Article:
Two Yi Sang Exhibitions in Seoul (from the JoongAng Daily)

Yi Sang

An article in the JoongAng Daily today does a nice job of outlining the importance of Yi Sang to modern Korean literature and filling in a bit about his life and beliefs.

Some interesting points include that he had no formal training in literature (was in fact an engineer), loved art, and worked irrespective of existing genre boundaries. Also, for all his modernism, he was apparently a quite jealous adjushi. 😉

But even better, the article talks about two exhibitions in Central Seoul:

*The exhibition “Yi’s Emergence” is being held at Arko Art Center in Daehangno, central Seoul, through Oct. 13. It is open Tuesday through Sunday from 11 a.m. to 7 p.m. To get to the art center, go to Hyehwa Station, line No. 4, exit 2. For more information, go to

The exhibition “2010 Yi Sang’s Room” is being held at Youngin Literary Museum in Pyeongc-hang-dong, central Seoul, through Nov. 6 from 10:30 a.m. to 5 p.m. To get to the art center, go to Gyeongbokgung Station, line No. 3, exit 3, and take either bus 1711 or 1020 to the museum. For more information, go to, or call (02) 379-3182.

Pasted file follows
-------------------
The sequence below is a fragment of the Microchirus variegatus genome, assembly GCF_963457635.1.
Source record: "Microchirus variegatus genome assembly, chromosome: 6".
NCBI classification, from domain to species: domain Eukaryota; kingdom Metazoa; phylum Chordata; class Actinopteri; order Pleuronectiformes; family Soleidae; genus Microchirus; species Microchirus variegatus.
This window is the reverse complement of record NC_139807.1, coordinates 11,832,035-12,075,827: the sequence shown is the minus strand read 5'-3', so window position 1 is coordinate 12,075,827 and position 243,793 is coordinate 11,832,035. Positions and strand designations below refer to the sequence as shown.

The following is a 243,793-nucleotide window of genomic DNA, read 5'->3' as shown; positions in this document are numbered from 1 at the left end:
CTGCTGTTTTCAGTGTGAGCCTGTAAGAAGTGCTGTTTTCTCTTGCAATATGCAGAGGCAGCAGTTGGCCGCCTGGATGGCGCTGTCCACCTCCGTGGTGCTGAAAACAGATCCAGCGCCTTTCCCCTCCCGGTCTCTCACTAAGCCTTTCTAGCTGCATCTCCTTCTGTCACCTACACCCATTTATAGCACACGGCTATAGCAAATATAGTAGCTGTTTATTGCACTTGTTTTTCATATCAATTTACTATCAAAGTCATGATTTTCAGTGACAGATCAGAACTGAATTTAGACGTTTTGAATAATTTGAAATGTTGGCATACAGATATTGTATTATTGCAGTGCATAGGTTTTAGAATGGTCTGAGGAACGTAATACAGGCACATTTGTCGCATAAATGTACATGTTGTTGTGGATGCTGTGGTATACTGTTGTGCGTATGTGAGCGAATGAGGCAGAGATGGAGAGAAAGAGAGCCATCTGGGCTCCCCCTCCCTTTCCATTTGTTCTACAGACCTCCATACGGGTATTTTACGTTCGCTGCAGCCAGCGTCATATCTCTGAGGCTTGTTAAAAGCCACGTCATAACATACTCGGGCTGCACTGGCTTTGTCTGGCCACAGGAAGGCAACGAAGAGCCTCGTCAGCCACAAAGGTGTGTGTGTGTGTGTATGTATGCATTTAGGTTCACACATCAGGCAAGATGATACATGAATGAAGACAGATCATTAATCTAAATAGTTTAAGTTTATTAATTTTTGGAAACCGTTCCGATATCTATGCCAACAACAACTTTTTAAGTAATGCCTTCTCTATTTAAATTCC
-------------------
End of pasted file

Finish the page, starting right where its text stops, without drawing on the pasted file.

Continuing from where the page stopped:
Anyone interested in going with me?

4 thoughts on “Two Yi Sang Exhibitions in Seoul (from the JoongAng Daily)

  1. Corrections made!

    Tuttle, I’m thinking of going on Sunday, since the event is going to close soon and on that day there is the chance we will run into Bruce Fulton and a group of translation-related folks who will be checking it out…

    I do have to be back in Gangnam in the late afternoon…

  2. The JoongAng article begins: “A siren sounds announcing noon. A man looks down from the top floor of the Mitsukoshi department store in central Seoul and people seem to be flapping their arms like a chicken. Glass windows and marble floors jiggle endlessly. The man finally summons his wings.”

    The problem is that the place where the protagonist of Yi Sang’s Nalgae feels “flapping” and “jiggling” is NOT the top floor of the Mitsukoshi department store but the streets. The orginal reads, “Coming out [of the department store], I suddently thought about something else. Where my steps were leading me now…At that moment, the noon siren wailed…” (This is Walter K. Lew and Youngju Ryu’s translation)

    After reading academic papers about Nalgae, I also spotted this mistake in interpretation. However, such an erroneous interpretation still survives.

    You can also find out similar (yet not detailed) information on the two exhibitions at:

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